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Why female sex drives drop and how to improve libido

Many of my listeners bring up great topics that help others learn.  Therefore I’ve included the below question on how to improve one’s sex drive

July 21, 2015

Dear Dr. Daliah:

I’m 52 years old, and have completely lost my sex drive.  It started about 20 years ago but now its completely gone.  I can’t take hormones since I have a family history of breast cancer.  Is there anything out there that can help.  Please, my husband is getting frustrated.

Darcy W.

Hi Darcy:

You bring up a very common issue.  Let me first say….You aren’t alone.  Millions of women lose their sex drive, usually in their mid 30’s. Some believe it’s a loss of estrogen, others believe is psychological.  My theory is that the older a women is if she were to become pregnant, the higher the risk to the mother and fetus, hence nature tries to dissuade the female human species to procreate, hence loss of sex drive. “Advanced Maternal Age” is considered a women over the age of 35.  Men appear to incur less risk as they age, so they can procreate for years to come…as proven by their continued sex drive.  Although, studies have shown that some men as they age can produce sperm that may lead to fetal risk, its much less common than the risk of an aging mother.

So with this theory, it would make sense that your sex drive started to fall in your 30’s.  Other factors include fatigue, loss of passion, menstrual irregularities, history of abuse, alcohol consumption, smoking, medications, nutrition, gynecological issues to mention a few.  Moreover if the children or in-laws sleep in the next room, this could pose as a deterrent to a night of passion as well.

When a patient tells me that she’s lost her will to sleep with her husband, we need to ascertain if it’s truly a loss of sex drive or a loss of will towards her spouse.  If other men or fantasies arouse her, then her baseline sex drive may be intact.  However, hypothetically of course, if she is watching the Lord of the Rings, and Aragorn, who is played by Viggo Mortensen, performs a tantalizing sword-fight scene, and she fails to find his muscular physique remotely interesting, alarms would certainly go off….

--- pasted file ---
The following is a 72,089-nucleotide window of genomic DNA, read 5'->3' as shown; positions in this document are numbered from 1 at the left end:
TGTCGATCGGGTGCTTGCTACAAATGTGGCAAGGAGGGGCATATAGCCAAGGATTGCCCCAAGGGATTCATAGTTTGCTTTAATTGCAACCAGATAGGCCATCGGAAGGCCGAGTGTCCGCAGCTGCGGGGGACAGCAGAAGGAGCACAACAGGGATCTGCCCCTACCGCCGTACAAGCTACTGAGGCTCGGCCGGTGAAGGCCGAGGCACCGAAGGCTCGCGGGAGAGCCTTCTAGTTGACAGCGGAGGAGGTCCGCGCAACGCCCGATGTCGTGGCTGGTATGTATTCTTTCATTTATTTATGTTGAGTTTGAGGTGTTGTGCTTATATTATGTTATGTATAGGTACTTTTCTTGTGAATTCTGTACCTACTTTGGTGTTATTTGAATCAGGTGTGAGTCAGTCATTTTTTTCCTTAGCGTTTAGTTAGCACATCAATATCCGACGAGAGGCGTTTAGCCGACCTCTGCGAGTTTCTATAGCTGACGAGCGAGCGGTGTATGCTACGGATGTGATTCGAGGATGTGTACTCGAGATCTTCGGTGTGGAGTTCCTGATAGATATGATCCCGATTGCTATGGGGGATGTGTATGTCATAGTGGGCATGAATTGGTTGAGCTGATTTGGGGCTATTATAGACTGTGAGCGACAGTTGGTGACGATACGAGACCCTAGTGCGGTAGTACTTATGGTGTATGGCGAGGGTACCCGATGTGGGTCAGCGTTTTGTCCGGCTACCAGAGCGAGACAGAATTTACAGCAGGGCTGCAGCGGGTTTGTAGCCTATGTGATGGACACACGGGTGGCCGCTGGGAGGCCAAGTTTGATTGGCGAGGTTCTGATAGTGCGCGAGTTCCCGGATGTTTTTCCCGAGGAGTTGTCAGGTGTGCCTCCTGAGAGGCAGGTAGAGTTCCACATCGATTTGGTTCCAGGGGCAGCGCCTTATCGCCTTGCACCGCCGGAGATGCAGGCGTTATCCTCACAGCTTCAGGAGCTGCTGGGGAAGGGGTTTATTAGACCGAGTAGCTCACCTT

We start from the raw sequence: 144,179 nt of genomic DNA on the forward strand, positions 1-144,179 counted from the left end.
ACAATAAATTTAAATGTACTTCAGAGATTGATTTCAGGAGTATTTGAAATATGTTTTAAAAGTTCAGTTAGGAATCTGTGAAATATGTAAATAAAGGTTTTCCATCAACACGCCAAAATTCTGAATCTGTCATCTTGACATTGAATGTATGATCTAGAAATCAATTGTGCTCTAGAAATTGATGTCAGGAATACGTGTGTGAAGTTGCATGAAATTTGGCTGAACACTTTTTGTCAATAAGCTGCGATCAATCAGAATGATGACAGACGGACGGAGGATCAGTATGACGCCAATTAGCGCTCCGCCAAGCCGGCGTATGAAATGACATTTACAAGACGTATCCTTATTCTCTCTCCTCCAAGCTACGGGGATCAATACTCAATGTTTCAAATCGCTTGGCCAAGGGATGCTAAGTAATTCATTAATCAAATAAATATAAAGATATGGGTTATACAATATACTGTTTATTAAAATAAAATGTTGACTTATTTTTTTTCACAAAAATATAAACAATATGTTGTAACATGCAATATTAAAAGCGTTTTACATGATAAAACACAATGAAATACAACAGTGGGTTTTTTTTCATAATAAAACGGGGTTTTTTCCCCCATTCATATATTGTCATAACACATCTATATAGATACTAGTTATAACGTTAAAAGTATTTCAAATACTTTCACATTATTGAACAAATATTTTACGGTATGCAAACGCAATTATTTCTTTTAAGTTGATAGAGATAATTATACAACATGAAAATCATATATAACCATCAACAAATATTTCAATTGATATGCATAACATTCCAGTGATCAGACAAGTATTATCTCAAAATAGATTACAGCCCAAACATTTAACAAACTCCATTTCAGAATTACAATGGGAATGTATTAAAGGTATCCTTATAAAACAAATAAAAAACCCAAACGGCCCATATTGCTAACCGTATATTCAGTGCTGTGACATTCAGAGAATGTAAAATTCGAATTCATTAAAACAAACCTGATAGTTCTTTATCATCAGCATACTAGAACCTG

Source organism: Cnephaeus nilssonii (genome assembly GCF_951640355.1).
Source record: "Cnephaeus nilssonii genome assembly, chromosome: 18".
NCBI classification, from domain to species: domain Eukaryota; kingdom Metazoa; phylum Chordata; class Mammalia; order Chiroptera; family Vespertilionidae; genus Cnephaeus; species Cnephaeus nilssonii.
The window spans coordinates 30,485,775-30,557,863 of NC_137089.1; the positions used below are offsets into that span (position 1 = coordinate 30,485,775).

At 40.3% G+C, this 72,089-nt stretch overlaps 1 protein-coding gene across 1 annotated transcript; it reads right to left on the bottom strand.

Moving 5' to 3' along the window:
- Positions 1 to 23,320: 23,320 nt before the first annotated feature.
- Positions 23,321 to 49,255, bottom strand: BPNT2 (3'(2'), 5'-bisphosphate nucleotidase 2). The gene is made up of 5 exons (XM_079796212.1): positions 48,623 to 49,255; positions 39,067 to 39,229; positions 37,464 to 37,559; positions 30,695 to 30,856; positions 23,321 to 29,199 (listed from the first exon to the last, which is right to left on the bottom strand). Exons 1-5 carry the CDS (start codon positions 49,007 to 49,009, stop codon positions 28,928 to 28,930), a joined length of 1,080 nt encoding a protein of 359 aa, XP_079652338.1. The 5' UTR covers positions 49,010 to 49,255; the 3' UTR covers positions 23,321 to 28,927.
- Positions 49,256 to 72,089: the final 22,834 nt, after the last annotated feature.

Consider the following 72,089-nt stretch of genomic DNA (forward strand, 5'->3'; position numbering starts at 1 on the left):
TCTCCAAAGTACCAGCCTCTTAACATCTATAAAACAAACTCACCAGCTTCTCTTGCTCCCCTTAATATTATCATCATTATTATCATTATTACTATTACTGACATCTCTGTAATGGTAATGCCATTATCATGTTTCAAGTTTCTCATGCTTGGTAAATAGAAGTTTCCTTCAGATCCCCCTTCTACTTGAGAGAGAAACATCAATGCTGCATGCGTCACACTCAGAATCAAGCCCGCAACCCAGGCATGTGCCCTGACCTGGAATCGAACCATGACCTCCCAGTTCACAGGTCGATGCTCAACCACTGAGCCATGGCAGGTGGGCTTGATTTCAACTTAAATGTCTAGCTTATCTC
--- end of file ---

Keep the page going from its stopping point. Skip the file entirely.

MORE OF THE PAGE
What I would recommend is to see your physician and do the following:

  1. Have a thorough gynecological exam.  A prolapsed uterus, for example could cause pain, and make intercourse uncomfortable, hence psychologically deterring you from having sex.
  2. Review your medication list with your physician to see if some of them have loss of libido as a side effect.
  3. For post menopausal women, hormones may help.  Now you mentioned that you cannot have estrogen due to your family history of breast cancer.  For your particular case, I would have your personal risk for breast cancer assessed, either by BRCA gene mutation testing, or mammogram/ultrasound review etc, and if not at high risk, you may qualify for a low dose estrogen supplement such as a vaginal cream once a week.  Menopause causes vaginal atrophy, or thinning of the walls which makes lubrication difficult and sex painful.  A small amount of estrogen cream (again assuming you are not at high risk for breast cancer) may help you greatly.
  4. If your loss of sex drive is not found to be organic or pharmaceutical in nature, a sex therapist can be extremely helpful in identifying and treating the issues.
  5. Reduce your stress. The more relaxed the more you can tune in to your body’s requests for intimacy.
  6. Treat yourself!!  In Las Vegas, have a girls night out and see Thunder Down Under.  Watching these gorgeous Australian performers offers a 99% improvement in sex drive.  See how happy I look…..

thunder-me

7.  Some foods can help sex drive as well. Chocolate has been well known to temporarily enamor the female.  Oysters, asparagus, and liver have also been shown to increase sex drive, but I find these foods repulsive and would personally rather watch television than….sorry I digress.

Well Darcy, surprisingly this was a small summary of a very common and complex problem.  See your physician and one final recommendation is to bring your partner with you so hopefully his frustration will decline once he realizes how prevalent this problem is.  Best of luck!!!

Daliah Wachs, MD, FAAFP is a nationally syndicated radio personality on GCN Network, iHeart Radio and Board Certified Family Physician

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Author:

Nationally Syndicated Radio Host, Board Certified Family Medicine Physician, Assistant Professor Touro University Nevada

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